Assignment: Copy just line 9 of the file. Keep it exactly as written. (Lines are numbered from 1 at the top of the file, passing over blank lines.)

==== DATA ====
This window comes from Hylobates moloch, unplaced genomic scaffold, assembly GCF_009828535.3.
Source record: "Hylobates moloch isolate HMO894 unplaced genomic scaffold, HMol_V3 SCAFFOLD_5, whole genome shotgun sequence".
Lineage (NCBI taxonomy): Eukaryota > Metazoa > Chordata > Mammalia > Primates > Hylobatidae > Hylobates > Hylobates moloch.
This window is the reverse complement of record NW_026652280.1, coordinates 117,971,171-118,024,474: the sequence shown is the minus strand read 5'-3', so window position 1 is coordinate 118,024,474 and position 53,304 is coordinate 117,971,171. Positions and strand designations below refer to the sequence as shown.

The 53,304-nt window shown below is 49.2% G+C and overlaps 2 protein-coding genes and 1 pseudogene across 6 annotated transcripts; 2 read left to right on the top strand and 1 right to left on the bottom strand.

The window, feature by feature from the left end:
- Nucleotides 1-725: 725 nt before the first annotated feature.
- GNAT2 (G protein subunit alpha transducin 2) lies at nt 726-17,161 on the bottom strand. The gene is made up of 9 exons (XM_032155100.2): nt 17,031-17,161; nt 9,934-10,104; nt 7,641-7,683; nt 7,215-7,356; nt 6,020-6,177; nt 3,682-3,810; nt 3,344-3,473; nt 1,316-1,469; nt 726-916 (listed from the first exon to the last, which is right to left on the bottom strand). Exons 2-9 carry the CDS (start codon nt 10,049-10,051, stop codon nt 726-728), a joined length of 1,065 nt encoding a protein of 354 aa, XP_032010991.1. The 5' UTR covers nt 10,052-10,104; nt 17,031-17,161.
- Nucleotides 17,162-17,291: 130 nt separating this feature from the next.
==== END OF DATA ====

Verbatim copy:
- Nucleotides 17,162-17,291: 130 nt separating this feature from the next.